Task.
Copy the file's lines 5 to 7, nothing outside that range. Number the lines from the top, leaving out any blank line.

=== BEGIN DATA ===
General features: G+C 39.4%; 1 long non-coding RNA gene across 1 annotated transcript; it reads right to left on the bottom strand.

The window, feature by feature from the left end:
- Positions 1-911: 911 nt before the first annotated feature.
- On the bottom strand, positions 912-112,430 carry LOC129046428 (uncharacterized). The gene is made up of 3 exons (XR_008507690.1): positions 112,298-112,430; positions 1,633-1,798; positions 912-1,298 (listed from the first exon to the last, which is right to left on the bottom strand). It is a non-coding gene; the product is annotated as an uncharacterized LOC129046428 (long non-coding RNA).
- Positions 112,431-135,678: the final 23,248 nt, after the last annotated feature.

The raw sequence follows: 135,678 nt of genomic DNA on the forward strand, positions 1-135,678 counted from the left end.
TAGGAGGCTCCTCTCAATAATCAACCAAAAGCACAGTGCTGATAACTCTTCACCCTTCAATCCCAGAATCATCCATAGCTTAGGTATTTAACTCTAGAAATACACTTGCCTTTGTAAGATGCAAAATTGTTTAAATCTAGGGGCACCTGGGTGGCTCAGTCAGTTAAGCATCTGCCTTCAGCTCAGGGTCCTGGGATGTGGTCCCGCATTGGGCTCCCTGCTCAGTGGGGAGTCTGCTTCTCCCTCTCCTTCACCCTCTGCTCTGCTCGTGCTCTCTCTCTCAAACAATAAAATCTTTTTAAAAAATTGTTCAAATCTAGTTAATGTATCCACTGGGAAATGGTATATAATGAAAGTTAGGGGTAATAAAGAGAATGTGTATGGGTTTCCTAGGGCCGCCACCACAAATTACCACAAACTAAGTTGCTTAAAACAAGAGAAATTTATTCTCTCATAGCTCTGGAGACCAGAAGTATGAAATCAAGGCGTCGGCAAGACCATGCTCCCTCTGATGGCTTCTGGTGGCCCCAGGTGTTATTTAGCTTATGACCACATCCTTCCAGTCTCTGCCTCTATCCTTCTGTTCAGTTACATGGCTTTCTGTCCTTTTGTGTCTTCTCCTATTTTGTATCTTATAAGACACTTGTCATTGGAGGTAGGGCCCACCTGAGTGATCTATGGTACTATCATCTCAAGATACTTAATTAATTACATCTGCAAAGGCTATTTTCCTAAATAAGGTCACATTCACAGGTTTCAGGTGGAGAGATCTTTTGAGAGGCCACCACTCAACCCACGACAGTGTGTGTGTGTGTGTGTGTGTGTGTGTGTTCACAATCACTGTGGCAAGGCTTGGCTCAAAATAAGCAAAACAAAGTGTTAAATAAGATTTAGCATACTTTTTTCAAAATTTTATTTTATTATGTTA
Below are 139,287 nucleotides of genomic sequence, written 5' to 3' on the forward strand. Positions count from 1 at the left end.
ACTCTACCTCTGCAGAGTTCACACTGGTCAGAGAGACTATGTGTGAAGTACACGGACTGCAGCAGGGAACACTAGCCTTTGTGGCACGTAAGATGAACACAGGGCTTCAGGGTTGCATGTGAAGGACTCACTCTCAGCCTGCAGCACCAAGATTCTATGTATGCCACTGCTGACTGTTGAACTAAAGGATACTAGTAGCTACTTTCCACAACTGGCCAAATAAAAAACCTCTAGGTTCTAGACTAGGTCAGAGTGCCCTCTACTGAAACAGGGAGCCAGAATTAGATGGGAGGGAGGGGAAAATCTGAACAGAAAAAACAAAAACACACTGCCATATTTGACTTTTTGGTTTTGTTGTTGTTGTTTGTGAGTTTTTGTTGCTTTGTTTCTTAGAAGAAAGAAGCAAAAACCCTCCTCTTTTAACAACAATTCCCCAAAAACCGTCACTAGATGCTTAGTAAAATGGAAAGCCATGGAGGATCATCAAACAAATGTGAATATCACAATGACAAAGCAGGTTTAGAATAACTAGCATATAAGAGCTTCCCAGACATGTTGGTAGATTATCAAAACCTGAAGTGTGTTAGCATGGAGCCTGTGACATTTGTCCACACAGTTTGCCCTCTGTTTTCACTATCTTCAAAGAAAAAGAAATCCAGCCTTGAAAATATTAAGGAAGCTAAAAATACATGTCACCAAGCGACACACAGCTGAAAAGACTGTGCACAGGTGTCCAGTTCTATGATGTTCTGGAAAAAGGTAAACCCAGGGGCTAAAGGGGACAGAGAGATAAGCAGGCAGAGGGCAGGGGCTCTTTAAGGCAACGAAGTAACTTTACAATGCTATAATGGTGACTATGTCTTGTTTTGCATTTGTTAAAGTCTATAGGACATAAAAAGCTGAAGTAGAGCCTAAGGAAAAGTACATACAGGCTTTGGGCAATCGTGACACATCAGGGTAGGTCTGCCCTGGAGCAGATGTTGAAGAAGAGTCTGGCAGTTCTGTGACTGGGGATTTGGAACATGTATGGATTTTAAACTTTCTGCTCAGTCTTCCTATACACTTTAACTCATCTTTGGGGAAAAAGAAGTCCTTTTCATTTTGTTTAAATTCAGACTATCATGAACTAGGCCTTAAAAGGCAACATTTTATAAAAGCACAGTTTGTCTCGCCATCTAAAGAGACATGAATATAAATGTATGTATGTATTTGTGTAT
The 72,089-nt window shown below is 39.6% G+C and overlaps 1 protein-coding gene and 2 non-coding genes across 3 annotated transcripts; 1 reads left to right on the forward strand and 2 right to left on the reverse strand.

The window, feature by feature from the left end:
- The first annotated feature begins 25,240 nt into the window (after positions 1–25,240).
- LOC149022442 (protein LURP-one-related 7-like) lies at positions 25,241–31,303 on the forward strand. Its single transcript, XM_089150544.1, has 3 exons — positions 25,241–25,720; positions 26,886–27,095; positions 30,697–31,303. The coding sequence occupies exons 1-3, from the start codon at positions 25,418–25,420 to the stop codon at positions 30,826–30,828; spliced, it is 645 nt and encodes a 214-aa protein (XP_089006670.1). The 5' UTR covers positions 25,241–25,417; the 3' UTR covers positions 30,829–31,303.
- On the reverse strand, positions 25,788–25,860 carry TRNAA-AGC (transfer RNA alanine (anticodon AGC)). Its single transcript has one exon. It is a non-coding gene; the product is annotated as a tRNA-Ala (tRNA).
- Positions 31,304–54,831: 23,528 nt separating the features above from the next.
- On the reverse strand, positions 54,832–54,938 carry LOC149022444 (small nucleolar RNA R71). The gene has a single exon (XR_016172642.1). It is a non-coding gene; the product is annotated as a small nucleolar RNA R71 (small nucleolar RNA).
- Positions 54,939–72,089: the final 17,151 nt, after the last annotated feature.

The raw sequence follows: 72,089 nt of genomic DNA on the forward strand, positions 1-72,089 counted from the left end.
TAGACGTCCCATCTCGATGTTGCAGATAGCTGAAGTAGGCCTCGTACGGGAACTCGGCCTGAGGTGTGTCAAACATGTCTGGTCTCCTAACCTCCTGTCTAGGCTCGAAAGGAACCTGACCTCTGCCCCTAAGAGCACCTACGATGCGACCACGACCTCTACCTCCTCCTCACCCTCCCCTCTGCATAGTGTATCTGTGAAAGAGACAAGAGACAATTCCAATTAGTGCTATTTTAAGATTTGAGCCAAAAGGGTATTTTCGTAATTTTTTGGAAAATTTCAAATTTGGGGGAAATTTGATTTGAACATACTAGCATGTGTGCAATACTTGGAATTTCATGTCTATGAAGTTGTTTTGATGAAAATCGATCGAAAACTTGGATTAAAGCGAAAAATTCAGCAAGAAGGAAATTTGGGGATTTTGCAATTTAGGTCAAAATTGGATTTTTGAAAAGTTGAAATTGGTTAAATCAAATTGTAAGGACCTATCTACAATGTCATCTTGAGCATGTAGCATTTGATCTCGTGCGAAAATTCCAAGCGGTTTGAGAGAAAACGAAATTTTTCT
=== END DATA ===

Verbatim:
- Positions 112,431-135,678: the final 23,248 nt, after the last annotated feature.

The raw sequence follows: 135,678 nt of genomic DNA on the forward strand, positions 1-135,678 counted from the left end.
TAGGAGGCTCCTCTCAATAATCAACCAAAAGCACAGTGCTGATAACTCTTCACCCTTCAATCCCAGAATCATCCATAGCTTAGGTATTTAACTCTAGAAATACACTTGCCTTTGTAAGATGCAAAATTGTTTAAATCTAGGGGCACCTGGGTGGCTCAGTCAGTTAAGCATCTGCCTTCAGCTCAGGGTCCTGGGATGTGGTCCCGCATTGGGCTCCCTGCTCAGTGGGGAGTCTGCTTCTCCCTCTCCTTCACCCTCTGCTCTGCTCGTGCTCTCTCTCTCAAACAATAAAATCTTTTTAAAAAATTGTTCAAATCTAGTTAATGTATCCACTGGGAAATGGTATATAATGAAAGTTAGGGGTAATAAAGAGAATGTGTATGGGTTTCCTAGGGCCGCCACCACAAATTACCACAAACTAAGTTGCTTAAAACAAGAGAAATTTATTCTCTCATAGCTCTGGAGACCAGAAGTATGAAATCAAGGCGTCGGCAAGACCATGCTCCCTCTGATGGCTTCTGGTGGCCCCAGGTGTTATTTAGCTTATGACCACATCCTTCCAGTCTCTGCCTCTATCCTTCTGTTCAGTTACATGGCTTTCTGTCCTTTTGTGTCTTCTCCTATTTTGTATCTTATAAGACACTTGTCATTGGAGGTAGGGCCCACCTGAGTGATCTATGGTACTATCATCTCAAGATACTTAATTAATTACATCTGCAAAGGCTATTTTCCTAAATAAGGTCACATTCACAGGTTTCAGGTGGAGAGATCTTTTGAGAGGCCACCACTCAACCCACGACAGTGTGTGTGTGTGTGTGTGTGTGTGTGTGTTCACAATCACTGTGGCAAGGCTTGGCTCAAAATAAGCAAAACAAAGTGTTAAATAAGATTTAGCATACTTTTTTCAAAATTTTATTTTATTATGTTA